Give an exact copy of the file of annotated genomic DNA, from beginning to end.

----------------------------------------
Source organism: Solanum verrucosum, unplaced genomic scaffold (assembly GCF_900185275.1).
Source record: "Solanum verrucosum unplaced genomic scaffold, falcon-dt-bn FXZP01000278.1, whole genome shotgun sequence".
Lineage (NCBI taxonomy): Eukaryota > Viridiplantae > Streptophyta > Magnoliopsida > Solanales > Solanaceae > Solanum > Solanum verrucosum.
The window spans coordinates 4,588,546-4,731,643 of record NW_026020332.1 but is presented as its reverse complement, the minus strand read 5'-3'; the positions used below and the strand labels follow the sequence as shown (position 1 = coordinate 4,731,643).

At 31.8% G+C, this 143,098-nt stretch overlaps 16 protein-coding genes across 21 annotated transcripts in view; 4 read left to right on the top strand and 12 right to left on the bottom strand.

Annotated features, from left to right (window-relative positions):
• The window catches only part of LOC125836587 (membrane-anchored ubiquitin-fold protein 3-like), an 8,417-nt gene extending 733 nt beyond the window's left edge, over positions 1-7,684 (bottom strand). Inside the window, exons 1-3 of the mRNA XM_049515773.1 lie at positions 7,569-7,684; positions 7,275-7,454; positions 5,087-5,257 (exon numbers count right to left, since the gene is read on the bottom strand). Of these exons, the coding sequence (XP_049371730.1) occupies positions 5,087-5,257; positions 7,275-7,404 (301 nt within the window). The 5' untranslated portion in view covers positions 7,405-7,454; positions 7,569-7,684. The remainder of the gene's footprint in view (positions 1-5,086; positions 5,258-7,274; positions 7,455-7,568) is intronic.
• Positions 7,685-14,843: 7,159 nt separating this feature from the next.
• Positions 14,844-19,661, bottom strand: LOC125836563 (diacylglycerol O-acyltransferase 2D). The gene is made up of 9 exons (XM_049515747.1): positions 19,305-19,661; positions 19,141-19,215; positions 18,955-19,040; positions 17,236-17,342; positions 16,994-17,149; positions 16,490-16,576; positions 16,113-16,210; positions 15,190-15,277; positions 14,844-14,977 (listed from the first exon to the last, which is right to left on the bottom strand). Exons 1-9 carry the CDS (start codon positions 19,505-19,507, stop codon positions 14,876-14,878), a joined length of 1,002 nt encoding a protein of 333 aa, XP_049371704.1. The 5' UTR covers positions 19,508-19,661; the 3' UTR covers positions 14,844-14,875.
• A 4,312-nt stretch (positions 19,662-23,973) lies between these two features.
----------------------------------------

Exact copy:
Source organism: Solanum verrucosum, unplaced genomic scaffold (assembly GCF_900185275.1).
Source record: "Solanum verrucosum unplaced genomic scaffold, falcon-dt-bn FXZP01000278.1, whole genome shotgun sequence".
Lineage (NCBI taxonomy): Eukaryota > Viridiplantae > Streptophyta > Magnoliopsida > Solanales > Solanaceae > Solanum > Solanum verrucosum.
The window spans coordinates 4,588,546-4,731,643 of record NW_026020332.1 but is presented as its reverse complement, the minus strand read 5'-3'; the positions used below and the strand labels follow the sequence as shown (position 1 = coordinate 4,731,643).

At 31.8% G+C, this 143,098-nt stretch overlaps 16 protein-coding genes across 21 annotated transcripts in view; 4 read left to right on the top strand and 12 right to left on the bottom strand.

Annotated features, from left to right (window-relative positions):
• The window catches only part of LOC125836587 (membrane-anchored ubiquitin-fold protein 3-like), an 8,417-nt gene extending 733 nt beyond the window's left edge, over positions 1-7,684 (bottom strand). Inside the window, exons 1-3 of the mRNA XM_049515773.1 lie at positions 7,569-7,684; positions 7,275-7,454; positions 5,087-5,257 (exon numbers count right to left, since the gene is read on the bottom strand). Of these exons, the coding sequence (XP_049371730.1) occupies positions 5,087-5,257; positions 7,275-7,404 (301 nt within the window). The 5' untranslated portion in view covers positions 7,405-7,454; positions 7,569-7,684. The remainder of the gene's footprint in view (positions 1-5,086; positions 5,258-7,274; positions 7,455-7,568) is intronic.
• Positions 7,685-14,843: 7,159 nt separating this feature from the next.
• Positions 14,844-19,661, bottom strand: LOC125836563 (diacylglycerol O-acyltransferase 2D). The gene is made up of 9 exons (XM_049515747.1): positions 19,305-19,661; positions 19,141-19,215; positions 18,955-19,040; positions 17,236-17,342; positions 16,994-17,149; positions 16,490-16,576; positions 16,113-16,210; positions 15,190-15,277; positions 14,844-14,977 (listed from the first exon to the last, which is right to left on the bottom strand). Exons 1-9 carry the CDS (start codon positions 19,505-19,507, stop codon positions 14,876-14,878), a joined length of 1,002 nt encoding a protein of 333 aa, XP_049371704.1. The 5' UTR covers positions 19,508-19,661; the 3' UTR covers positions 14,844-14,875.
• A 4,312-nt stretch (positions 19,662-23,973) lies between these two features.